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#414615 - 09/23/15 07:01 PM AVR vs Seprerate- Measured
Serenity_Now Online   sleepy

Registered: 03/28/14
Posts: 990
Loc: PEI, Canada
Is it possible amps sound different? Frequency response measurements say maybe.... Or do they?

To be fair, this is a garbage test, including subs not recalibrated between amps. The gain between the amps is slightly different, so the bass in the room slightly differs between tests. Could this be why people perceive a "fuller" sound between amps? Or is there enough variability above the crossover frequency (60hz plus rolloff in this case) to call differences audible. You decide. smile

The 2ch amp needs a 1.5db boost in the preout settings to match the AVR's internal amp gain I'm guessing, but we're in the ballpark anyway.

2ch amp- 1/12 octave pink noise averaged

Edited by Serenity_Now (09/23/15 07:12 PM)

#414616 - 09/23/15 07:02 PM Re: AVR vs Sererate- Measured [Re: Serenity_Now]
Serenity_Now Online   sleepy

Registered: 03/28/14
Posts: 990
Loc: PEI, Canada
AVR - 1/12 octave pink noise averaged

#414619 - 09/23/15 08:16 PM Re: AVR vs Separate- Measured [Re: Serenity_Now]
craigsub Offline

Registered: 12/15/03
Posts: 1480
Without more sweeps being run, and blind tests conducted between the two, it's pretty much impossible to make any substantive observations on the two graphs. The general shapes are comparable, and the smoothing applied plus other factors (air movement in the room, slight change in microphone position, etc ... ) are unknowns.

Researching and asking are good things, though. smile
Old enough to know better.

#414624 - 09/24/15 05:21 AM Re: AVR vs Separate- Measured [Re: Serenity_Now]
Serenity_Now Online   sleepy

Registered: 03/28/14
Posts: 990
Loc: PEI, Canada
I thought the graphs would be the same. Slight variations can be seen between 1-4khz. There is more of a tilting into the valley trend with the AVR and a bump right before 2khz. May be nothing.

I dont test using sweeps most of the time, the reason is as you stated, variability. I run pink noise and set the FFT to average the spl per frequency over time. I give it 30 seconds or so, but usually the graph has fully stabilized by the 7-10 second mark.

I use 1/12 octave resolution (twice what we are thought to be able to hear) because 1/3 or even 1/6 resolution can hide narrow high Q problems. Not that we are very good at hearing those either. smile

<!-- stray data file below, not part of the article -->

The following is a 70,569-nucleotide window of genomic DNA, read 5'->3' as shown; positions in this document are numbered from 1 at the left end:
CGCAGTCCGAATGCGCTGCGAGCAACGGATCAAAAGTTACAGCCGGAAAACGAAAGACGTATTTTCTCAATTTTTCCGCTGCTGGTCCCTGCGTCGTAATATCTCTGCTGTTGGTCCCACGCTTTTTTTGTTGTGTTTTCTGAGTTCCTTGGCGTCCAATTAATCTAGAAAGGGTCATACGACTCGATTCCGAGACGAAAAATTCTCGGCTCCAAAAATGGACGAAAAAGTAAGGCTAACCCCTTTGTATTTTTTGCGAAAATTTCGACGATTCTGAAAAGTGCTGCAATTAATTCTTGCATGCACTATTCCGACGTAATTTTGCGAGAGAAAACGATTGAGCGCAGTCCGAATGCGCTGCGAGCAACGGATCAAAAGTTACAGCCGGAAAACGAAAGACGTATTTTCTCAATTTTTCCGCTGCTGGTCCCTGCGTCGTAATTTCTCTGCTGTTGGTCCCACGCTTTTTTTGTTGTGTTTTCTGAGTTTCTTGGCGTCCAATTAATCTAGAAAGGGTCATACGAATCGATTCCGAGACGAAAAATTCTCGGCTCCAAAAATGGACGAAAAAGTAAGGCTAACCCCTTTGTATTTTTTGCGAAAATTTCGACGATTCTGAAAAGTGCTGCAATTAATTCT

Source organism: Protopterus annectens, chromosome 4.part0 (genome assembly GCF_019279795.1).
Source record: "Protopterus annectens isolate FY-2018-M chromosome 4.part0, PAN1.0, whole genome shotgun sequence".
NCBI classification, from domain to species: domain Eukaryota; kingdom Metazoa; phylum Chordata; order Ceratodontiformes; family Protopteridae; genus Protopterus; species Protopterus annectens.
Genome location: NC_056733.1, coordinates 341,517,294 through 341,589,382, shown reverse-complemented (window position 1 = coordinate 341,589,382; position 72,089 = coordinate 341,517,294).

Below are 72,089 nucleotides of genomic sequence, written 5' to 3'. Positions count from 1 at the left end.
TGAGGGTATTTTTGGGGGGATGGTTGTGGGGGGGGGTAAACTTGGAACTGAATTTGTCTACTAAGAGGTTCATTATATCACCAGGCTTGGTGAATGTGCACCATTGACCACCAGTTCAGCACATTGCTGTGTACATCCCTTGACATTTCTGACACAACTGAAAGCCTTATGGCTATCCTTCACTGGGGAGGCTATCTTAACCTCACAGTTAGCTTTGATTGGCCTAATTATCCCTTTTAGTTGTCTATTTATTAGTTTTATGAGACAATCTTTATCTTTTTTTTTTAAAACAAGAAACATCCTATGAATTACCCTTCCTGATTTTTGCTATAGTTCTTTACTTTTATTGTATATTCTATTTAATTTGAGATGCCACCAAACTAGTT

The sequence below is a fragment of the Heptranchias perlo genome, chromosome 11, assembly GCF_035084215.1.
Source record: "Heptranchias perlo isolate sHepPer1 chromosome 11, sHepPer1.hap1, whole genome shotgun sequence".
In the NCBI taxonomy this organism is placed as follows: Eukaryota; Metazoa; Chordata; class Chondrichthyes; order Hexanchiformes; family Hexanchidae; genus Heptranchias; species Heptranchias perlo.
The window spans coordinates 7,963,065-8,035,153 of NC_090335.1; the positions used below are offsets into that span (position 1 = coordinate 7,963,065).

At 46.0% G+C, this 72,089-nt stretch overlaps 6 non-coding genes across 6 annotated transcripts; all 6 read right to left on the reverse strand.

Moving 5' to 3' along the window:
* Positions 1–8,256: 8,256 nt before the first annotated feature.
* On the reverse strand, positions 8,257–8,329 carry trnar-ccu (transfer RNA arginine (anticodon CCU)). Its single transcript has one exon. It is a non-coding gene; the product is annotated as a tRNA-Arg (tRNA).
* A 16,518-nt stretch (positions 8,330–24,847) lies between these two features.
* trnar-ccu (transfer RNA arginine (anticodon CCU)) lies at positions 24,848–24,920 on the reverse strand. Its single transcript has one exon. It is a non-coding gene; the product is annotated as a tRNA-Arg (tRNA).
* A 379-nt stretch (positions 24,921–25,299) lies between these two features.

As a curiosity, sighted, I preferred the sound at first of the AVR over the power amp..... Once I started to turn it up however, the Amp remained sounding composed while the AVR started to sound brassy. Its hard to describe, but guitars start to sound more twangy with the AVR at higher volumes. Audible distortion perhaps? I would have never noticed it without a comparison like this.

I could be imagining things. I should re-run the measurements at a higher db and see.

I used the track "Timshel" from Mumford and Sons album Sigh No More for testing.

#415571 - 11/22/15 11:50 AM Re: AVR vs Seprerate- Measured [Re: Serenity_Now]
Serenity_Now Online   sleepy

Registered: 03/28/14
Posts: 990
Loc: PEI, Canada
I've been watching/listening to a lot of content lately with my father in law. He is a little older than me and his listening volume preference is a little higher than mine. I would say my average level is somewhere around 60-65db avg while his is 70-75 db avg.

Anyway, I have started to notice brief moments when listening to concerts and the lotr: two towers with him that my AVR was sounding a little strained.

My room is pretty much treated now and I've lived with it long enough to be pretty keen on subtle changes. It is not hard to hear when channel levels are out of whack even a couple db now and it is pretty easy to hear differences in balance when the sub levels are adjusted by a single db in the AVR setup menu. shocked

As a bit of a test I hooked up my 2ch power amp. I'm still waiting to get it properly integrated into my system. Stupid proptrietary gear! mad I reset the trim levels for the preouts to match the spl of the other channels (75dba) and sat for a listen to some Daft Punk -RAM.


It sounded like a step backwards. I preferred the sound of my AVR I had just bypassed...... What?! I tried to think why as I clicked through tracks and it dawned on me. The towers were now producing bass at levels that were enough of a change to throw out the sub/speaker balance. I turned the sub trim down by 1db. Yes, 1db, and everything fell right back into place.

1db. Wtf. Audio is a strange game.

The amplifier is capable of much more current vs the AVR at any listening level and the entire power balance had shifted towards slightly more bass. Not a ton, but enough I could notice the fingering on guitars in "get lucky" was being masked by what I perceived as bass a little proud of the balance I had.

After the slight adjustment, the balance now sounds right again, and it is indistinguishable from the old setup to my ears.


I can now listen at any volume and the pitch of the track doesnt shift with loudness, as it did with the AVR. There is no more "brassyness" or hardness at loudish listening levels. I have a few tracks I crank and listen to to relax. I really like Enya's Caribbean Blue loud. So euphoric. I always thought the track had been mixed so the first couple loud tones in the song had a pronounced peakiness or attack to them. They aren't supposed to. My AVR was adding distortion once I poured the volume on. Not at agressive levels either.... Like 80db or so.

Food for thought if nothing else.


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